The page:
A much-hyped EPA ruling to regulate greenhouse gases in 2011 doesn’t really change much for California.
A lot’s being made of the move by the federal Environmental Protection Agency’s move to start regulating greenhouse gases in the new year, but policy analysts are greeting it as a relative non-event in states like California (and Massachusetts), which are already moving ahead with their own carbon regulation strategies.
“It’s really a complement to what we’re doing with AB 32,” said California Air Resources Board spokeswoman Gennet Paauwe.
Critics of the EPA’s move, such as incoming House Energy Chair Fred Upton (R-Mich), say it’s a job-killer that will hurt domestic energy production. Other members of Congress, like California’s Barbara Boxer, support the EPA’s action.
The new regulations will affect power plants and refineries, which together produce about 40% of all carbon dioxide emissions in the United States. Starting January 2, industry will be required to consider new technologies and implement measures to mitigate greenhouse gas pollution for approval of new facilities and “major modifications” to existing ones.
“This is about taking a look at what technologies are available that can cost-effectively achieve reductions in greenhouse gases,” EPA assistant administrator Gina McCarthy told reporters in a recent conference call. “We set the standards, and the industry themselves figure out the most cost-effective ways to achieve those standards,” she said.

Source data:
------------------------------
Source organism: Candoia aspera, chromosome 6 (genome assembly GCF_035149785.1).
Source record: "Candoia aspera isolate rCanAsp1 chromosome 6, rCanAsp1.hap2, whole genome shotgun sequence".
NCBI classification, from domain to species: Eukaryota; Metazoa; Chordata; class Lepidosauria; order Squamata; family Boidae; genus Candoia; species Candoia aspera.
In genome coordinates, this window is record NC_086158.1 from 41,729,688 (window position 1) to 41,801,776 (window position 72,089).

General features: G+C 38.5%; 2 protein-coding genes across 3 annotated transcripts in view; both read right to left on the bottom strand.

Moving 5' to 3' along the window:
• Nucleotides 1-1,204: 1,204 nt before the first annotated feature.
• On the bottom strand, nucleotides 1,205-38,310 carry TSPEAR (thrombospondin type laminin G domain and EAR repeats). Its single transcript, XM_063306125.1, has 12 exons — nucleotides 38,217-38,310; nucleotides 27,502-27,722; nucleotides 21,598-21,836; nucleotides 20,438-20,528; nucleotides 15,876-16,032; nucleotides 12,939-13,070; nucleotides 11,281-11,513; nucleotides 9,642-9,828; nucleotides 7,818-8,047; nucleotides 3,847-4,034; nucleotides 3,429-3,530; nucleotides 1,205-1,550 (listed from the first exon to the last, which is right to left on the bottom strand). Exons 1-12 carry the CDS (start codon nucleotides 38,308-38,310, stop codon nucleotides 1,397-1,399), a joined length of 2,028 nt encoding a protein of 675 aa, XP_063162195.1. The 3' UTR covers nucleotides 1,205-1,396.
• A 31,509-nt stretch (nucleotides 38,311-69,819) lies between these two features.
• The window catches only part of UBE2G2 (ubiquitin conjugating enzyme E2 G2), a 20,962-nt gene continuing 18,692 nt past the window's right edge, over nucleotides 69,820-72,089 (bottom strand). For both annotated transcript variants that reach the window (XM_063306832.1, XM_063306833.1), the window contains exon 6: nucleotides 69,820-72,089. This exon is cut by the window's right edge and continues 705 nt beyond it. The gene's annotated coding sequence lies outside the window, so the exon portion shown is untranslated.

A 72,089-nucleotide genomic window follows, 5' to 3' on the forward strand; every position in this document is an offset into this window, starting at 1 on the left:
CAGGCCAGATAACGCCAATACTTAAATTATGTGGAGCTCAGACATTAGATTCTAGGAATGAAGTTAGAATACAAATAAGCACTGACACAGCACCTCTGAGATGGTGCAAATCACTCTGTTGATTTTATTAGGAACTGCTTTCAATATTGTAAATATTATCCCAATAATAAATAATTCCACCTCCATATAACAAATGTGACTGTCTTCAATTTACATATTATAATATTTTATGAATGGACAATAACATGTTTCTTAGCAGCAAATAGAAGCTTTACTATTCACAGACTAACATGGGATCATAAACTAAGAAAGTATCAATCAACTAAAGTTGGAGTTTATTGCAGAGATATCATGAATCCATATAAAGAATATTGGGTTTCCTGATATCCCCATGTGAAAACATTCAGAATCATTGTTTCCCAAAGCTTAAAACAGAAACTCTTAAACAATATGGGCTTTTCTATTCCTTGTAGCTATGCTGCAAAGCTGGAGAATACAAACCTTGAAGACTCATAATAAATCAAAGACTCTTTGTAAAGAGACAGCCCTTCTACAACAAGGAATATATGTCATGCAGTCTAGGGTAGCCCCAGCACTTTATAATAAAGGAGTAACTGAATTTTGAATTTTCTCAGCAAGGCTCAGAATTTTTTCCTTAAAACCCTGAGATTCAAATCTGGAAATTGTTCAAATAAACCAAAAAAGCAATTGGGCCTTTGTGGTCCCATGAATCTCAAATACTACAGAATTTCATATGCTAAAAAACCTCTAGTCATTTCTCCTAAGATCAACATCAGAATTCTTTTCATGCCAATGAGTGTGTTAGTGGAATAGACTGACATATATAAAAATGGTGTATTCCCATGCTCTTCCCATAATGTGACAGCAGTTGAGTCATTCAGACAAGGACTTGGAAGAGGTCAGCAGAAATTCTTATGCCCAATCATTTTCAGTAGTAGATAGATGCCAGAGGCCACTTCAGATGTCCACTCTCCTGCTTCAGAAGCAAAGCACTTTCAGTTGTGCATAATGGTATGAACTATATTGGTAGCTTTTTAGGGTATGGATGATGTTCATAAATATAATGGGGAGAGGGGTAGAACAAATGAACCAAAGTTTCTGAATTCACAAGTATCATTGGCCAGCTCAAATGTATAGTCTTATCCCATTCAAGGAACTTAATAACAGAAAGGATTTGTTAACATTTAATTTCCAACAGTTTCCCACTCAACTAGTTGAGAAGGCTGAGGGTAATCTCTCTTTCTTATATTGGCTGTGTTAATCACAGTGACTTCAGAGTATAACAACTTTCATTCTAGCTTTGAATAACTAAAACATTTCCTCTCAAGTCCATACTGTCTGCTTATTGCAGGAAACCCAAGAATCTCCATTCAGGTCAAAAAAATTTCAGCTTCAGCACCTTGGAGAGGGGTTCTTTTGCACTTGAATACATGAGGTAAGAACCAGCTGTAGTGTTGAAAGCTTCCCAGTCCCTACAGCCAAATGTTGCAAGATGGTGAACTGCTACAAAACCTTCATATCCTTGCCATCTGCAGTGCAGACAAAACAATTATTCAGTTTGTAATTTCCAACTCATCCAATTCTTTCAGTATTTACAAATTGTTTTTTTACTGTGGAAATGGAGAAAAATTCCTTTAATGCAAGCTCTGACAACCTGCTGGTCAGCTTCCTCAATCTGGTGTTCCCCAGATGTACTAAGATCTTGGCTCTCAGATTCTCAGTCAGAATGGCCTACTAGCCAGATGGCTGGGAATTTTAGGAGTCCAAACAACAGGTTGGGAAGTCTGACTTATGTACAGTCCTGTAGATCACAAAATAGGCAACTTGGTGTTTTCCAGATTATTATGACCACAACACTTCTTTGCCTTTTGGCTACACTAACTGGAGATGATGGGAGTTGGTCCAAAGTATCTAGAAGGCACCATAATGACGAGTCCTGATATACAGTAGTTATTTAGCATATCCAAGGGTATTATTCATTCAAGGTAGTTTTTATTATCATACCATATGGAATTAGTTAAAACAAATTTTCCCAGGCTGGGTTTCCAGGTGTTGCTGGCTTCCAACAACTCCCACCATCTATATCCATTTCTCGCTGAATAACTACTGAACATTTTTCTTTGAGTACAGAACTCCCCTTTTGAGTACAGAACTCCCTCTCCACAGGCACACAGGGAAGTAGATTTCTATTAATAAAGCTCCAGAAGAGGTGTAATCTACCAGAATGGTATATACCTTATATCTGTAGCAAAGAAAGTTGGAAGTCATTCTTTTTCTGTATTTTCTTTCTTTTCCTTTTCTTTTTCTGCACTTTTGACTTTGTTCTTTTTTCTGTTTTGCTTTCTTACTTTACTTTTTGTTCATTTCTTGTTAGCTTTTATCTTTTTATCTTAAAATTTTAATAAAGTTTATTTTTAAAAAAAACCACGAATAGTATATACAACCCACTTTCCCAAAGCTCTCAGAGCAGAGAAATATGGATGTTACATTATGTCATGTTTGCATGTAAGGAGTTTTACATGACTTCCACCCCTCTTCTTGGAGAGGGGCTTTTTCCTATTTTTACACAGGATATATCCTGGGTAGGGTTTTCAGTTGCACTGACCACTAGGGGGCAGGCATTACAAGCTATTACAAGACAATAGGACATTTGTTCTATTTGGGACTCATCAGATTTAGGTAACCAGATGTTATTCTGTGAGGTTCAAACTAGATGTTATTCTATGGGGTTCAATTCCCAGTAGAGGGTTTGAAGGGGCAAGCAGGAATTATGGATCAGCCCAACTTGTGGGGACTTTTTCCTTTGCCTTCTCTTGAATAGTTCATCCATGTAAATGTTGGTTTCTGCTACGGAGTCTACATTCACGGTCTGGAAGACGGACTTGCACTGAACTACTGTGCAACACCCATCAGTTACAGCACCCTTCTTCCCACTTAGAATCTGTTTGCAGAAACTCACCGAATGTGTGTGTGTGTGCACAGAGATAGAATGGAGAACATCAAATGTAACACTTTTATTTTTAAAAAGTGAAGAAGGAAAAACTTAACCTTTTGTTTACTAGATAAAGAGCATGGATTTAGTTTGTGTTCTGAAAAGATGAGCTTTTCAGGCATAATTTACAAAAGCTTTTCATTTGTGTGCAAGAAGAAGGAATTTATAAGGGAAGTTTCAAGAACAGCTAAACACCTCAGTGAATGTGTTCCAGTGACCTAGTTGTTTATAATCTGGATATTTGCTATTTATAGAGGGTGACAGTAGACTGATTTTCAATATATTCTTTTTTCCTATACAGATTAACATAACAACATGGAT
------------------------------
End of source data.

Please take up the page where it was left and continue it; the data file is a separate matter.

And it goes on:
Vickie Patton, a lawyer for the Environmental Defense Fund, says a similar process is already in place for monitoring many other pollutants, and the new ruling simply adds greenhouse gases to the list.
Existing power plants and refineries will have to address greenhouse gas emissions, too, but not for at least a year. Draft standards (providing details of the new rules) aren’t expected for power plants until July 2011, and December for refineries. The agency says those standards wont be finalized until mid-to-late 2012 after a long period of public comment. By that time California’s cap & trade plan under AB 32 will be up and running, barring any legal delays.
The EPA says it will be up to each state to devise it’s own plans for implementing the standards. And that’s where much of the uncertainly lies. Texas has already refused to cooperate and sued unsuccessfully to stay the EPA ruling, long before the draft standards have been released or any formal process has been established for implementation.
“We’re really early stage,” said McCarthy. “I can’t tell you what types of reductions we hope to achieve. That’s all going to be driven by the technologies that come to our attention through the public comment period.”
Patton says that despite that state’s high profile objections, most states are on board with the federal process.
“Virtually every state in our country has rolled up its sleeves, prepared for this transition, and is ready to begin carrying out these protections to address global warming pollution, except for Texas,” she said.
Patton said that states like California, which has been a pioneer in both new technologies and in emissions regulation, will have “an important voice” as the standards are being developed.
“In the absence of an effective price on carbon or other incentives for industrial plants to choose clean technology, this is very important and useful tool to help the transition to clean energy and industry in California,” said CARB’s Paauwe. But once the AB 32 program is in motion, she said, this regulation could be redundant, as CARB hopes that the state cap and trade program as well as other market incentives will motivate firms to install the cleanest technologies on their own.
At that time, she said, “We can look at whether a separate clean technology process is necessary.”